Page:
Farmers’ abattoir use increases

More Cayman meat farmers are using the Government provided abattoir when slaughtering animals.

Assistant Director of Agriculture Brian Crichlow said 147 animals were slaughtered at the abattoir in 2007 compared to 303 in 2008.

‘Farmers are using the abattoir more, as they see first hand the operations, hygiene standards and quality of the final product,’ he said.

Even though Cayman farmers still prefer the old way of slaughtering animals under the tree or in constructed chop shops around the island, Mr. Crichlow said the Department of Agriculture is working with the farming community to encourage the use of the abattoir through public awareness, education and highlighting the advantages and benefits of using the facility. He said workshops assisted by the Department of Environmental Health have also been carried out with butchers in order to advise them on minimum hygiene stands for meat/butcher shops.

This process will be reinforced as more customers, retailers and the public demand safety standards, which can only be achieved within a properly equipped abattoir facility.

‘The Department of Agriculture does not consider under the tree slaughtering as ideal conditions. Only in a properly constructed and operated abattoir can ideal conditions be achieved, particularly as this relates to hygiene and safety standards. The department continues to encourage farmers/butchers to get meats inspected and to upgrade their meat/butcher shops so as to maintain similar levels of hygiene,’ said Mr. Crichlow.

Mr. Crichlow said all meats offered for public sale must undergo post-mortem inspection and be certified fit for human consumption by inspectors from the Department of Environmental Health. Animals slaughtered through the abattoir undergo both ante-mortem inspection by the Department’s veterinary staff and post-mortem inspection by Environmental Health inspectors.

The Agriculture Department delivers all carcasses to supermarkets or other meat establishments as instructed by the livestock owner. Deliveries are carried out in a specially outfitted refrigerated vehicle, in order to maintain the quality of the product and ensure that the same levels of hygiene standards are maintained through out the process.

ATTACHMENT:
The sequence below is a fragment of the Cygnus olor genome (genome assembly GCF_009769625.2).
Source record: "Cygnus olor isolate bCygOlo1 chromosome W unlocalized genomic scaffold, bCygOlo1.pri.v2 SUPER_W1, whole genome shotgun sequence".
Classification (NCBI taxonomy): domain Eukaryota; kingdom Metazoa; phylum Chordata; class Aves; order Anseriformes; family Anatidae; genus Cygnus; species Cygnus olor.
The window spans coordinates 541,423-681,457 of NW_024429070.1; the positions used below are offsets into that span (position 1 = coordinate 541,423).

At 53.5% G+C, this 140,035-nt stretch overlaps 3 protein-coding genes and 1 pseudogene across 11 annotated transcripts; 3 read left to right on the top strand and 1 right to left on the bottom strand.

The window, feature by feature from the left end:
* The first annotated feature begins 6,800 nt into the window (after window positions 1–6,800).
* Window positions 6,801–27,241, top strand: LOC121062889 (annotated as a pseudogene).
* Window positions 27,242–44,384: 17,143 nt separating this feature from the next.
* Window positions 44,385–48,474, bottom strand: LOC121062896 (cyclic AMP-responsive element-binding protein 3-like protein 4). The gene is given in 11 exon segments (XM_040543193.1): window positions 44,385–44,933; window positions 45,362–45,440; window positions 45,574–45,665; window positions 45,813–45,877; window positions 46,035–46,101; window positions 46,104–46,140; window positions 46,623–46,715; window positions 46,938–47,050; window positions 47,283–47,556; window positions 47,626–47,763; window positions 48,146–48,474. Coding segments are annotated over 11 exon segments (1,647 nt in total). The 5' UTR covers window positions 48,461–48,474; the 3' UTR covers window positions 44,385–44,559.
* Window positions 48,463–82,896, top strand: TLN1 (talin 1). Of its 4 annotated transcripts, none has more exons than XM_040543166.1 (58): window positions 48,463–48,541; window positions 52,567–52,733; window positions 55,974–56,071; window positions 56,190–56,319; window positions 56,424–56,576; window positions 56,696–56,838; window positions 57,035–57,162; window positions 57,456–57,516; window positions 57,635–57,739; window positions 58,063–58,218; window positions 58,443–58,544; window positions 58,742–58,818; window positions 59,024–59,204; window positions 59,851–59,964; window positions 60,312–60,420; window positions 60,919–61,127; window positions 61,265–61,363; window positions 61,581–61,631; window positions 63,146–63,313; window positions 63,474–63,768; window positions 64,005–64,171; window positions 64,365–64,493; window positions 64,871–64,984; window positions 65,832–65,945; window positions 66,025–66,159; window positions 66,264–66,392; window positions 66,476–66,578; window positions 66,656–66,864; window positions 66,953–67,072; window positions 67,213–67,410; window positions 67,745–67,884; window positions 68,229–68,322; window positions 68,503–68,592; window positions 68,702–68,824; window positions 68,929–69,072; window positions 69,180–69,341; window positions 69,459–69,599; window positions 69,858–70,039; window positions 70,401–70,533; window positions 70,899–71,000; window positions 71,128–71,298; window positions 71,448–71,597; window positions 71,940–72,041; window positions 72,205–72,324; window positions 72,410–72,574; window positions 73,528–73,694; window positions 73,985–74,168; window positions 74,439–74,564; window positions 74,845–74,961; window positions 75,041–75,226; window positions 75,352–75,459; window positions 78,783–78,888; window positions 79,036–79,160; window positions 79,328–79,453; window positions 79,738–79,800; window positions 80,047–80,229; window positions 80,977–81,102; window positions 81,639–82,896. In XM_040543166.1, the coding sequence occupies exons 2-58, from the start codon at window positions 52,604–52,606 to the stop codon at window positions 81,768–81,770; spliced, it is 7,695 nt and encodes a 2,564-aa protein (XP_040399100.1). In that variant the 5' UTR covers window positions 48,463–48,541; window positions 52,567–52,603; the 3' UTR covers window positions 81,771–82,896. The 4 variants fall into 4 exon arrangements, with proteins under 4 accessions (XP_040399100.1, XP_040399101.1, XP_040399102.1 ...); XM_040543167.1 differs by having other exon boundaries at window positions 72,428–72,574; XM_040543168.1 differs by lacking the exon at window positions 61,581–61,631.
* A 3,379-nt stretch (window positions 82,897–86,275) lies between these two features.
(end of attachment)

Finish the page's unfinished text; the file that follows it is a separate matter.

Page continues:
This service, like the collection of animals for slaughter and the actual slaughter, are provided free to the owner, he said.

‘At present Government is taking care of all the slaughtering for free,’ said Agricultural Society James Sherieff. ‘But there will come a time when farmers will have to pay a fee for the slaughtering of animals.’

He said at present farmers were having problems with supermarkets operators on issues like supply and demand and importation of cheaper cuts of meats. ‘This makes it harder for farmers to make a profit.’ he said.

Mr. Otto Watler said some farmers claim retailing it to customers on the spot means more money than sending meat to supermarkets.

Mr. Crichlow said farmers that have used the facility have been generally pleased with the service and quality of the end product. Given the purpose of the abattoir to provide quality and hygienic slaughter services to livestock farmers in an efficient and timely manner and ensuring the delivery of a safe product, the abattoir is serving its purpose.

Mr. Sherieff said he has been told by farmers that they are only given the four quarters of the animal and the other organs like the sweetbread, liver, lungs, kidney, head, lights and skin are discarded.

Agriculture Department vet Dr. Kanyuira Gikonyo said that was not so.

‘Every animal that is slaughtered belongs to the farmer. If farmers request those parts to be discarded or given to them we do so. If they do not want then it is welcome to anyone who wants it. Of recent, some supermarkets have requested that the liver and kidney come with the animals,’ said Mr. Gikonyo.

At the abattoir, slaughtering is carried out on Tuesdays and Thursdays. However, additional or alternative slaughtering days can be arranged depending on circumstances and demand as during the Christmas season.

The abattoir will not be used for anything else because abattoirs are specialised facilities and cannot be used for any purposes other than the slaughter of animals. To do so, said Mr. Crichlow, would affect the maintenance of the necessary hygiene standards of the facility.

The department has accommodated public tours of the facility on several occasions in the past and it is an option that will be considered for the upcoming Agriculture show.

Mr. Crichlow also reminds livestock farmers that the abattoir is fully equipped and does slaughter all three main classes of livestock, inclusive of cattle, pigs and goats.

Any livestock farmers wishing to use the abattoir can contact either Joseph Jackson at 916-3769 or Mr. Gikonyo at 916-7146 for more information or to make a booking.

Operation of the Abattoir falls under the responsibility of the Department of Agriculture.